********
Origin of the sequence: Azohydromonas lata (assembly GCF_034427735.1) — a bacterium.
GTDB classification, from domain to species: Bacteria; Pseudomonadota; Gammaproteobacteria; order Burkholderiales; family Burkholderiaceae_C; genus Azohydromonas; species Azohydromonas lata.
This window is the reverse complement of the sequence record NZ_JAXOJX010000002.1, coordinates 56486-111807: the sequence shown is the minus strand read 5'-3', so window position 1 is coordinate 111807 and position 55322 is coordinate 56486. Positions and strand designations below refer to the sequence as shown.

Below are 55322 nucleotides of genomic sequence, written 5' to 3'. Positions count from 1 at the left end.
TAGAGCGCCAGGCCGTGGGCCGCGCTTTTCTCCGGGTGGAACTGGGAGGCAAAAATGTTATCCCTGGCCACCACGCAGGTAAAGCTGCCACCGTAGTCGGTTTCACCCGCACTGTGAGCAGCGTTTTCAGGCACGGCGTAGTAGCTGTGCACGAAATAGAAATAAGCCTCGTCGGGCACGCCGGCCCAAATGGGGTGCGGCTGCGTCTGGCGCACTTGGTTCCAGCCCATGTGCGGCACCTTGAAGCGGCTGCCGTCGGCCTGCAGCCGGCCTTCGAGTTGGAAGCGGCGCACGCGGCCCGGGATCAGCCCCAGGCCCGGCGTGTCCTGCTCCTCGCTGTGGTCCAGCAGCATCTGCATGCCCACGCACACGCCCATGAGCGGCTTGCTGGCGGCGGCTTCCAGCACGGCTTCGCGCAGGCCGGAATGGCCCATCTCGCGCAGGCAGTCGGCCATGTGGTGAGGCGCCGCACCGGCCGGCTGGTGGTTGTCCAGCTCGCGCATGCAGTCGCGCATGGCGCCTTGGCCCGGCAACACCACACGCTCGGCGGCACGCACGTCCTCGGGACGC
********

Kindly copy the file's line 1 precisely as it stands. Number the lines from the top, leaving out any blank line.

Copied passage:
Origin of the sequence: Azohydromonas lata (assembly GCF_034427735.1) — a bacterium.